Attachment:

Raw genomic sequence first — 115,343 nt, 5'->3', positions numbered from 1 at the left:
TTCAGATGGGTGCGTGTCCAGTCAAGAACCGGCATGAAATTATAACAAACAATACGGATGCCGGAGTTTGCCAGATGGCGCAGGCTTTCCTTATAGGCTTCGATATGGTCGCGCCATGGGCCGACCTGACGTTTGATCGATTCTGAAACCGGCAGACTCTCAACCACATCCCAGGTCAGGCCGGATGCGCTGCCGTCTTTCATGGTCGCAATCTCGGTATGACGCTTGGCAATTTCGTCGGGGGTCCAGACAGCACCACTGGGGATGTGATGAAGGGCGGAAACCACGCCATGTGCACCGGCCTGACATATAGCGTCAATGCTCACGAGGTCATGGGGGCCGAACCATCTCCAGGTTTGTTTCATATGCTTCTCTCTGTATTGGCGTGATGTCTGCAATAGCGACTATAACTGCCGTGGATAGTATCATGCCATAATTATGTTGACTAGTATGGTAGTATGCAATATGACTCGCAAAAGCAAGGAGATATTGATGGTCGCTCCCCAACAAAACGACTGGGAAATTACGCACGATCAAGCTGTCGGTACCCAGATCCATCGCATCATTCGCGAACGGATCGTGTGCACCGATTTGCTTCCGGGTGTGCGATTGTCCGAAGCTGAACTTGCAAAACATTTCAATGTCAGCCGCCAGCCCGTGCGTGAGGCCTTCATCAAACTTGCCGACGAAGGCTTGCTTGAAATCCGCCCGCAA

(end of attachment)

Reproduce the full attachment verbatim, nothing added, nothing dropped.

Raw genomic sequence first — 115,343 nt, 5'->3', positions numbered from 1 at the left:
TTCAGATGGGTGCGTGTCCAGTCAAGAACCGGCATGAAATTATAACAAACAATACGGATGCCGGAGTTTGCCAGATGGCGCAGGCTTTCCTTATAGGCTTCGATATGGTCGCGCCATGGGCCGACCTGACGTTTGATCGATTCTGAAACCGGCAGACTCTCAACCACATCCCAGGTCAGGCCGGATGCGCTGCCGTCTTTCATGGTCGCAATCTCGGTATGACGCTTGGCAATTTCGTCGGGGGTCCAGACAGCACCACTGGGGATGTGATGAAGGGCGGAAACCACGCCATGTGCACCGGCCTGACATATAGCGTCAATGCTCACGAGGTCATGGGGGCCGAACCATCTCCAGGTTTGTTTCATATGCTTCTCTCTGTATTGGCGTGATGTCTGCAATAGCGACTATAACTGCCGTGGATAGTATCATGCCATAATTATGTTGACTAGTATGGTAGTATGCAATATGACTCGCAAAAGCAAGGAGATATTGATGGTCGCTCCCCAACAAAACGACTGGGAAATTACGCACGATCAAGCTGTCGGTACCCAGATCCATCGCATCATTCGCGAACGGATCGTGTGCACCGATTTGCTTCCGGGTGTGCGATTGTCCGAAGCTGAACTTGCAAAACATTTCAATGTCAGCCGCCAGCCCGTGCGTGAGGCCTTCATCAAACTTGCCGACGAAGGCTTGCTTGAAATCCGCCCGCAA